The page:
On Dec. 16, 2015, the Federal Motor Carrier Safety Administration (FMCSA) published a final rule for electronic logging devices (ELDs) for commercial motor vehicles (CMVs). The final rule prohibits certain drivers from operating a CMV without an ELD. The final rule also includes requirements regarding supporting documentation for hours-of-service (HOS) records and measures to prevent driver harassment that could result from the mandatory use of ELDs. The final rule became effective on Feb. 16, 2016, and full compliance was expected by Dec. 18, 2017.
The Final RuleIn April 2010, the FMCSA issued its first rule regarding electronic recording of HOS for CMVs. However, this rule was vacated by a federal court, primarily because the final rule did not include sufficient provisions to prevent carriers from harassing drivers who operated a CMV equipped with an ELD. This final rule addresses the issues raised in the court’s decision and responds to the comments received after publication of its proposed final rule from March 28, 2014.
The final rule varies from the proposed rule in the following ways:
Mandatory ELDsThe final rule requires drivers to install and use an ELD if they are currently required to create and maintain RODS data, also known as driver logs. The final rule allows some limited exceptions to the ELD mandate. These exceptions apply only to the installation and use of ELDs. Drivers who qualify for an exception must continue to create and maintain RODS. Exceptions to the mandate apply to:
ELD Technical SpecificationsThe final rule also establishes various technical specifications an ELD must meet to be compliant. The following list includes some of these specifications. Compliant ELDs must:
The FMCSA will compile and publish a list of certified ELD providers on its website. Carriers and drivers will be required to use a certified ELD provider from this list to comply with the final rule. Motor carriers will be able to select an ELD that works for their business needs, since ELDs will transfer identical data sets to law enforcement regardless of the transfer protocol they will use to accomplish the transfer.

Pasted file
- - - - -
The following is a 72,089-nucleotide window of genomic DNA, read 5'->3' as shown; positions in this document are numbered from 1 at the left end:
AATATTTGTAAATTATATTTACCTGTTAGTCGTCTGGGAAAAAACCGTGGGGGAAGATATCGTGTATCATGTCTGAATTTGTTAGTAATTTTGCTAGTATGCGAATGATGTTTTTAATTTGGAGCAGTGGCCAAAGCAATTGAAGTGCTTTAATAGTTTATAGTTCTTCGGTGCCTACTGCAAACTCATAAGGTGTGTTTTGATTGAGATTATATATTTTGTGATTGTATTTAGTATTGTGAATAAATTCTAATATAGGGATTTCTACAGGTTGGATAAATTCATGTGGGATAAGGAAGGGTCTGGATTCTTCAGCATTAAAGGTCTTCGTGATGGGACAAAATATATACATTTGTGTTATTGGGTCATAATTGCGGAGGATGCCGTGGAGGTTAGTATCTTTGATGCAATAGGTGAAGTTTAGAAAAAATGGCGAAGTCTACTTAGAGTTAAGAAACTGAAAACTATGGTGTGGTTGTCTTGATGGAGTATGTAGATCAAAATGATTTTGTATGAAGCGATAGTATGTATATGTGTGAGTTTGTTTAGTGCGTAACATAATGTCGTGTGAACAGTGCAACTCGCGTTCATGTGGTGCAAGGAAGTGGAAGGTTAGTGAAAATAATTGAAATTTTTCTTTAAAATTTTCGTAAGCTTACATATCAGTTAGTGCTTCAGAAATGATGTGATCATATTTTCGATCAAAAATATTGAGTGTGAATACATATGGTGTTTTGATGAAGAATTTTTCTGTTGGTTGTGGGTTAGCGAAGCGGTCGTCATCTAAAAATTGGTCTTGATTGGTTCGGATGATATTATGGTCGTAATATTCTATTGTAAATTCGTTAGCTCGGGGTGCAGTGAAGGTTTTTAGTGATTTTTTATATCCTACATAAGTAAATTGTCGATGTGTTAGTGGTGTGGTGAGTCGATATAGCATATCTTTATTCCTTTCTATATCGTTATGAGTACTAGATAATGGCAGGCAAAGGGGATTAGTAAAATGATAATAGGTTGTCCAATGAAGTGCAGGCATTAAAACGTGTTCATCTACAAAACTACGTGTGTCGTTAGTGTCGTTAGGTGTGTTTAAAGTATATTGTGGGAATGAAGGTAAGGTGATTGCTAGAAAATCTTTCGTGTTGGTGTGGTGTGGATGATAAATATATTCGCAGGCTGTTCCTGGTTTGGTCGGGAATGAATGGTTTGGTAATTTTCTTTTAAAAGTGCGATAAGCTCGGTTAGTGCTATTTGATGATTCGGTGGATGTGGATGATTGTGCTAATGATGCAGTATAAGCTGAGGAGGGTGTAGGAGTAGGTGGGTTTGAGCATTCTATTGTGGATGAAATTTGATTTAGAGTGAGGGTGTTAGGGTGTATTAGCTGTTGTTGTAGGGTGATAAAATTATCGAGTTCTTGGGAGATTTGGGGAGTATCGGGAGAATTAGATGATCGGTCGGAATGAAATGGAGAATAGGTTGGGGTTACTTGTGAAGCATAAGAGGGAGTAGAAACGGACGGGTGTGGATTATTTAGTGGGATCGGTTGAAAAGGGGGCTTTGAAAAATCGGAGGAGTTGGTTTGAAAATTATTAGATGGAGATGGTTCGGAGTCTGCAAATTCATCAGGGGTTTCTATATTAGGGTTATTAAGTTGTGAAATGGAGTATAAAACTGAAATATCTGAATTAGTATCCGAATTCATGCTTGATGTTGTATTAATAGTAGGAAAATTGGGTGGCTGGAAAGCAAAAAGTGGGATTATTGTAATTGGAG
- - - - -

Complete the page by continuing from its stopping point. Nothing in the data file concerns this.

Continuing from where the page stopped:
Read more on this rule here.
Many employers with more than 10 employees are required to keep a record of serious work-related injuries and illnesses. (Certain low-risk industries are exempted.) Minor injuries requiring first aid only do not need to be recorded. Each February through April, employers must post a summary (Form 300A) of the injuries and illnesses recorded the previous year. You can find the required forms on our Online Documents Page!
At First Iowa, we can review your 2017 OSHA recordkeeping forms for accuracy prior to the February 1 posting deadline.
Additionally, if you have any questions about recordability or if this rules applies to your establishment, feel free to Contact Kristy Ryan , our in-house OSHA Compliance expert at 393-5262!
This is the very first agency update we've published in the News portion of our website.
This is the area of the website where we're going to be writing brief updates about important news, updates, and other changes within our agency.
Some of the things we may share here in the news section are: